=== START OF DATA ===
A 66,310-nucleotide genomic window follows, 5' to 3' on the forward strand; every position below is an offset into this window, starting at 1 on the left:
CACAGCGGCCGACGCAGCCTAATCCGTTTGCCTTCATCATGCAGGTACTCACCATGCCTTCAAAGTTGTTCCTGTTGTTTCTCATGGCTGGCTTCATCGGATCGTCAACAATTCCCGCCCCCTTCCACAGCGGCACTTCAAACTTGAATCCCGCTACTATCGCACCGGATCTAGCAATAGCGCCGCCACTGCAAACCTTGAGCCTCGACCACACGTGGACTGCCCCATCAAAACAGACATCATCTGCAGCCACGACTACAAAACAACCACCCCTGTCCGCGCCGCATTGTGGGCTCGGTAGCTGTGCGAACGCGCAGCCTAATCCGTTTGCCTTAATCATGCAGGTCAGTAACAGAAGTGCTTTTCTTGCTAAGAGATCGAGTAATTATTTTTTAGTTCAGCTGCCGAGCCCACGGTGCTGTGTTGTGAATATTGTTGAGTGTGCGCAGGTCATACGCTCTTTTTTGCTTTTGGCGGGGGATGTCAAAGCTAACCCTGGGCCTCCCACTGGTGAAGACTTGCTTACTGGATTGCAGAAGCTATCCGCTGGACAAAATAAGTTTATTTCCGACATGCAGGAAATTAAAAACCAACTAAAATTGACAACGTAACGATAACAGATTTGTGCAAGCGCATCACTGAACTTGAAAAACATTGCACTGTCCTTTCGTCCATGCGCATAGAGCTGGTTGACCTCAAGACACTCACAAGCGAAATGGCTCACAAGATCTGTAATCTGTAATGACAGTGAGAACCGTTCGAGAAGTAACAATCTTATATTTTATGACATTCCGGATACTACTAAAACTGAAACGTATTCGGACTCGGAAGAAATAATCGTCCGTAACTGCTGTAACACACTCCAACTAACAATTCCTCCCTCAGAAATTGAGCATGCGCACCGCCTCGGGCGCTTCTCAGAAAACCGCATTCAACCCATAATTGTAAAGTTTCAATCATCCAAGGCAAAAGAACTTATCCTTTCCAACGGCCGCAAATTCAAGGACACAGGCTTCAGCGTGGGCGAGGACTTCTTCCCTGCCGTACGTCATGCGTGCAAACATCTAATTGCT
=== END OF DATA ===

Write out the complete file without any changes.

A 66,310-nucleotide genomic window follows, 5' to 3' on the forward strand; every position below is an offset into this window, starting at 1 on the left:
CACAGCGGCCGACGCAGCCTAATCCGTTTGCCTTCATCATGCAGGTACTCACCATGCCTTCAAAGTTGTTCCTGTTGTTTCTCATGGCTGGCTTCATCGGATCGTCAACAATTCCCGCCCCCTTCCACAGCGGCACTTCAAACTTGAATCCCGCTACTATCGCACCGGATCTAGCAATAGCGCCGCCACTGCAAACCTTGAGCCTCGACCACACGTGGACTGCCCCATCAAAACAGACATCATCTGCAGCCACGACTACAAAACAACCACCCCTGTCCGCGCCGCATTGTGGGCTCGGTAGCTGTGCGAACGCGCAGCCTAATCCGTTTGCCTTAATCATGCAGGTCAGTAACAGAAGTGCTTTTCTTGCTAAGAGATCGAGTAATTATTTTTTAGTTCAGCTGCCGAGCCCACGGTGCTGTGTTGTGAATATTGTTGAGTGTGCGCAGGTCATACGCTCTTTTTTGCTTTTGGCGGGGGATGTCAAAGCTAACCCTGGGCCTCCCACTGGTGAAGACTTGCTTACTGGATTGCAGAAGCTATCCGCTGGACAAAATAAGTTTATTTCCGACATGCAGGAAATTAAAAACCAACTAAAATTGACAACGTAACGATAACAGATTTGTGCAAGCGCATCACTGAACTTGAAAAACATTGCACTGTCCTTTCGTCCATGCGCATAGAGCTGGTTGACCTCAAGACACTCACAAGCGAAATGGCTCACAAGATCTGTAATCTGTAATGACAGTGAGAACCGTTCGAGAAGTAACAATCTTATATTTTATGACATTCCGGATACTACTAAAACTGAAACGTATTCGGACTCGGAAGAAATAATCGTCCGTAACTGCTGTAACACACTCCAACTAACAATTCCTCCCTCAGAAATTGAGCATGCGCACCGCCTCGGGCGCTTCTCAGAAAACCGCATTCAACCCATAATTGTAAAGTTTCAATCATCCAAGGCAAAAGAACTTATCCTTTCCAACGGCCGCAAATTCAAGGACACAGGCTTCAGCGTGGGCGAGGACTTCTTCCCTGCCGTACGTCATGCGTGCAAACATCTAATTGCT